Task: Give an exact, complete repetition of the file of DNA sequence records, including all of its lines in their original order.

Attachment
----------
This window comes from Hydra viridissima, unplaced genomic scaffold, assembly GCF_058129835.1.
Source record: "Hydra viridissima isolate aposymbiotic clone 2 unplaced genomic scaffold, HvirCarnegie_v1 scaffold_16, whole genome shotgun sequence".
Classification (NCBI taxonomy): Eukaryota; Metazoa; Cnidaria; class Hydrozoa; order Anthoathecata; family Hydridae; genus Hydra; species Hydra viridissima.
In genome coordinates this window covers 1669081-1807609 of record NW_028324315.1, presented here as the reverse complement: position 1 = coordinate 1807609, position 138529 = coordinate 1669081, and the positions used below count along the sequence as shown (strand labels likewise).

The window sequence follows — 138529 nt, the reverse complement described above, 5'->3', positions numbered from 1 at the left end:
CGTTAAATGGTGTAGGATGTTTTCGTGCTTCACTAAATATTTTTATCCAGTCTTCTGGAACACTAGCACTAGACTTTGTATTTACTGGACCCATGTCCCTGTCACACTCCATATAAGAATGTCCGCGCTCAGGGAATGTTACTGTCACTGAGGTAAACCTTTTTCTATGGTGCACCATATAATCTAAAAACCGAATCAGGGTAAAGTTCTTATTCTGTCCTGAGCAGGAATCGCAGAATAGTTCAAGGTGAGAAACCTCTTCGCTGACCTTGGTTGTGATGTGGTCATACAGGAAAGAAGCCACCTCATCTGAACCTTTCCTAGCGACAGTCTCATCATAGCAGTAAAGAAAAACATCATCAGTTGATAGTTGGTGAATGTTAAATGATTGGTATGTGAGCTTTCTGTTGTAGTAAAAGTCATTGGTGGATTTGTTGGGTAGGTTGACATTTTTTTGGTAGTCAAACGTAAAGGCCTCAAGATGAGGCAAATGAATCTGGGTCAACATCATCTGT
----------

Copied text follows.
This window comes from Hydra viridissima, unplaced genomic scaffold, assembly GCF_058129835.1.
Source record: "Hydra viridissima isolate aposymbiotic clone 2 unplaced genomic scaffold, HvirCarnegie_v1 scaffold_16, whole genome shotgun sequence".
Classification (NCBI taxonomy): Eukaryota; Metazoa; Cnidaria; class Hydrozoa; order Anthoathecata; family Hydridae; genus Hydra; species Hydra viridissima.
In genome coordinates this window covers 1669081-1807609 of record NW_028324315.1, presented here as the reverse complement: position 1 = coordinate 1807609, position 138529 = coordinate 1669081, and the positions used below count along the sequence as shown (strand labels likewise).

The window sequence follows — 138529 nt, the reverse complement described above, 5'->3', positions numbered from 1 at the left end:
CGTTAAATGGTGTAGGATGTTTTCGTGCTTCACTAAATATTTTTATCCAGTCTTCTGGAACACTAGCACTAGACTTTGTATTTACTGGACCCATGTCCCTGTCACACTCCATATAAGAATGTCCGCGCTCAGGGAATGTTACTGTCACTGAGGTAAACCTTTTTCTATGGTGCACCATATAATCTAAAAACCGAATCAGGGTAAAGTTCTTATTCTGTCCTGAGCAGGAATCGCAGAATAGTTCAAGGTGAGAAACCTCTTCGCTGACCTTGGTTGTGATGTGGTCATACAGGAAAGAAGCCACCTCATCTGAACCTTTCCTAGCGACAGTCTCATCATAGCAGTAAAGAAAAACATCATCAGTTGATAGTTGGTGAATGTTAAATGATTGGTATGTGAGCTTTCTGTTGTAGTAAAAGTCATTGGTGGATTTGTTGGGTAGGTTGACATTTTTTTGGTAGTCAAACGTAAAGGCCTCAAGATGAGGCAAATGAATCTGGGTCAACATCATCTGT